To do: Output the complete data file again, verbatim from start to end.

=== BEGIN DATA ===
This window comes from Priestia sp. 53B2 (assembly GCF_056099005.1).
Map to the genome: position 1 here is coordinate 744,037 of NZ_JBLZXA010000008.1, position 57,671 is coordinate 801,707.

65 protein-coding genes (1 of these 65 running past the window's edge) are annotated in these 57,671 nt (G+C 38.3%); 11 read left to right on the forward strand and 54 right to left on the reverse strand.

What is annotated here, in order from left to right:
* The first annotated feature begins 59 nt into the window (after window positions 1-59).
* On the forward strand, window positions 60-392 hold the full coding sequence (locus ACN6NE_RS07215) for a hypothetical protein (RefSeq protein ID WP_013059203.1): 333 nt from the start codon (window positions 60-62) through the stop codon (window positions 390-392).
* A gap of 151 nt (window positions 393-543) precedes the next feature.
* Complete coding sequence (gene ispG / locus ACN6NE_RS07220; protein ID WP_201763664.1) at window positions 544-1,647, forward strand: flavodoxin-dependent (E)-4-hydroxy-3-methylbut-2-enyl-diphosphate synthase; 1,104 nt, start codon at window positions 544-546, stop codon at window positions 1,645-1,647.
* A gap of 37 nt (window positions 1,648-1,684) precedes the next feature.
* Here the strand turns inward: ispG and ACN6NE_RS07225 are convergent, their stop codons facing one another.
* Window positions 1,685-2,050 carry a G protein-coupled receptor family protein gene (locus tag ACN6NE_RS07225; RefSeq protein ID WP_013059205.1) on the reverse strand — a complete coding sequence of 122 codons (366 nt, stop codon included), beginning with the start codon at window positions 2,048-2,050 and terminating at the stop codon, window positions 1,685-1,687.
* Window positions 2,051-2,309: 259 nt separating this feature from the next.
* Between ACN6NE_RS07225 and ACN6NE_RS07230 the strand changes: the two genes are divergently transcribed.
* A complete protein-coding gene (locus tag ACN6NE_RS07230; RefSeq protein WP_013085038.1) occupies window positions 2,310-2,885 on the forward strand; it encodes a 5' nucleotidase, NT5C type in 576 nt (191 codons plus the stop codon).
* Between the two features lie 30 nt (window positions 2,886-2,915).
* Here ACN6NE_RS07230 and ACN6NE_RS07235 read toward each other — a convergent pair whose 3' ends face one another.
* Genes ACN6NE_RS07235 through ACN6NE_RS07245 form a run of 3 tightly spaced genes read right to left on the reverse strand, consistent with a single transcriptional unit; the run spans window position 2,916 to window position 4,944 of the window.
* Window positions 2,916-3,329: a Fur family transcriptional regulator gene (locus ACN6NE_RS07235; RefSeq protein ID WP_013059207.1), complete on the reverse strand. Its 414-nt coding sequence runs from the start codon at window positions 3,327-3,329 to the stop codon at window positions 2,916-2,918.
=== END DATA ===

This window comes from Priestia sp. 53B2 (assembly GCF_056099005.1).
Map to the genome: position 1 here is coordinate 744,037 of NZ_JBLZXA010000008.1, position 57,671 is coordinate 801,707.

65 protein-coding genes (1 of these 65 running past the window's edge) are annotated in these 57,671 nt (G+C 38.3%); 11 read left to right on the forward strand and 54 right to left on the reverse strand.

What is annotated here, in order from left to right:
* The first annotated feature begins 59 nt into the window (after window positions 1-59).
* On the forward strand, window positions 60-392 hold the full coding sequence (locus ACN6NE_RS07215) for a hypothetical protein (RefSeq protein ID WP_013059203.1): 333 nt from the start codon (window positions 60-62) through the stop codon (window positions 390-392).
* A gap of 151 nt (window positions 393-543) precedes the next feature.
* Complete coding sequence (gene ispG / locus ACN6NE_RS07220; protein ID WP_201763664.1) at window positions 544-1,647, forward strand: flavodoxin-dependent (E)-4-hydroxy-3-methylbut-2-enyl-diphosphate synthase; 1,104 nt, start codon at window positions 544-546, stop codon at window positions 1,645-1,647.
* A gap of 37 nt (window positions 1,648-1,684) precedes the next feature.
* Here the strand turns inward: ispG and ACN6NE_RS07225 are convergent, their stop codons facing one another.
* Window positions 1,685-2,050 carry a G protein-coupled receptor family protein gene (locus tag ACN6NE_RS07225; RefSeq protein ID WP_013059205.1) on the reverse strand — a complete coding sequence of 122 codons (366 nt, stop codon included), beginning with the start codon at window positions 2,048-2,050 and terminating at the stop codon, window positions 1,685-1,687.
* Window positions 2,051-2,309: 259 nt separating this feature from the next.
* Between ACN6NE_RS07225 and ACN6NE_RS07230 the strand changes: the two genes are divergently transcribed.
* A complete protein-coding gene (locus tag ACN6NE_RS07230; RefSeq protein WP_013085038.1) occupies window positions 2,310-2,885 on the forward strand; it encodes a 5' nucleotidase, NT5C type in 576 nt (191 codons plus the stop codon).
* Between the two features lie 30 nt (window positions 2,886-2,915).
* Here ACN6NE_RS07230 and ACN6NE_RS07235 read toward each other — a convergent pair whose 3' ends face one another.
* Genes ACN6NE_RS07235 through ACN6NE_RS07245 form a run of 3 tightly spaced genes read right to left on the reverse strand, consistent with a single transcriptional unit; the run spans window position 2,916 to window position 4,944 of the window.
* Window positions 2,916-3,329: a Fur family transcriptional regulator gene (locus ACN6NE_RS07235; RefSeq protein ID WP_013059207.1), complete on the reverse strand. Its 414-nt coding sequence runs from the start codon at window positions 3,327-3,329 to the stop codon at window positions 2,916-2,918.